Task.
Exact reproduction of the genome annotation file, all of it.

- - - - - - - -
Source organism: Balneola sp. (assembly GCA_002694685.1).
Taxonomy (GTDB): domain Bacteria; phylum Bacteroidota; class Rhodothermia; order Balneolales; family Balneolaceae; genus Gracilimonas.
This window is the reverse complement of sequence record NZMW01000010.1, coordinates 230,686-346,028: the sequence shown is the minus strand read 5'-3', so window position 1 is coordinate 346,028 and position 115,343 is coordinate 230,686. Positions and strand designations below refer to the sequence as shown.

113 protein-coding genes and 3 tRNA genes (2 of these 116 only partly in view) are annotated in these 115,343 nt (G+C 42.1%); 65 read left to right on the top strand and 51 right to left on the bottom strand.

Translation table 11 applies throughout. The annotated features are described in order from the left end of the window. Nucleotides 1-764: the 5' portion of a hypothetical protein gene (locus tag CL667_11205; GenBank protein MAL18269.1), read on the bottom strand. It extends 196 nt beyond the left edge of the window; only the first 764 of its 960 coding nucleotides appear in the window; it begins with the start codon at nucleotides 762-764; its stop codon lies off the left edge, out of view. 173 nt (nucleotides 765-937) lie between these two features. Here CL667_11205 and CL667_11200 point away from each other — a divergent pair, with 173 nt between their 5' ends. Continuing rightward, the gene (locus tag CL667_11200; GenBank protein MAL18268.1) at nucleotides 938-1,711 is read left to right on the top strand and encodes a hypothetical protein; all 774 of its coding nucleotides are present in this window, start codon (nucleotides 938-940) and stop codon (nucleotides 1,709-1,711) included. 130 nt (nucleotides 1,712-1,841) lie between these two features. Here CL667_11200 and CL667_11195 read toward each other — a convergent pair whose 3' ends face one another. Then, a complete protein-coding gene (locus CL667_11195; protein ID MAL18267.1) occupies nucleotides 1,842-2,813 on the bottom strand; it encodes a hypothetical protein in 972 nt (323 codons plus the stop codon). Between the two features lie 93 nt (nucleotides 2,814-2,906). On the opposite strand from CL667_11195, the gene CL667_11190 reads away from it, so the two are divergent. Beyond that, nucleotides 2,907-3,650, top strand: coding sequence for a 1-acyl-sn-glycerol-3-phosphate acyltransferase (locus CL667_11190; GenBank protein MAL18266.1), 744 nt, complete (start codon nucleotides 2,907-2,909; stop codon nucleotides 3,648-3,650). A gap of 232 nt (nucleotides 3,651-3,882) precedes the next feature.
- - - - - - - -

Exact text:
Source organism: Balneola sp. (assembly GCA_002694685.1).
Taxonomy (GTDB): domain Bacteria; phylum Bacteroidota; class Rhodothermia; order Balneolales; family Balneolaceae; genus Gracilimonas.
This window is the reverse complement of sequence record NZMW01000010.1, coordinates 230,686-346,028: the sequence shown is the minus strand read 5'-3', so window position 1 is coordinate 346,028 and position 115,343 is coordinate 230,686. Positions and strand designations below refer to the sequence as shown.

113 protein-coding genes and 3 tRNA genes (2 of these 116 only partly in view) are annotated in these 115,343 nt (G+C 42.1%); 65 read left to right on the top strand and 51 right to left on the bottom strand.

Translation table 11 applies throughout. The annotated features are described in order from the left end of the window. Nucleotides 1-764: the 5' portion of a hypothetical protein gene (locus tag CL667_11205; GenBank protein MAL18269.1), read on the bottom strand. It extends 196 nt beyond the left edge of the window; only the first 764 of its 960 coding nucleotides appear in the window; it begins with the start codon at nucleotides 762-764; its stop codon lies off the left edge, out of view. 173 nt (nucleotides 765-937) lie between these two features. Here CL667_11205 and CL667_11200 point away from each other — a divergent pair, with 173 nt between their 5' ends. Continuing rightward, the gene (locus tag CL667_11200; GenBank protein MAL18268.1) at nucleotides 938-1,711 is read left to right on the top strand and encodes a hypothetical protein; all 774 of its coding nucleotides are present in this window, start codon (nucleotides 938-940) and stop codon (nucleotides 1,709-1,711) included. 130 nt (nucleotides 1,712-1,841) lie between these two features. Here CL667_11200 and CL667_11195 read toward each other — a convergent pair whose 3' ends face one another. Then, a complete protein-coding gene (locus CL667_11195; protein ID MAL18267.1) occupies nucleotides 1,842-2,813 on the bottom strand; it encodes a hypothetical protein in 972 nt (323 codons plus the stop codon). Between the two features lie 93 nt (nucleotides 2,814-2,906). On the opposite strand from CL667_11195, the gene CL667_11190 reads away from it, so the two are divergent. Beyond that, nucleotides 2,907-3,650, top strand: coding sequence for a 1-acyl-sn-glycerol-3-phosphate acyltransferase (locus CL667_11190; GenBank protein MAL18266.1), 744 nt, complete (start codon nucleotides 2,907-2,909; stop codon nucleotides 3,648-3,650). A gap of 232 nt (nucleotides 3,651-3,882) precedes the next feature.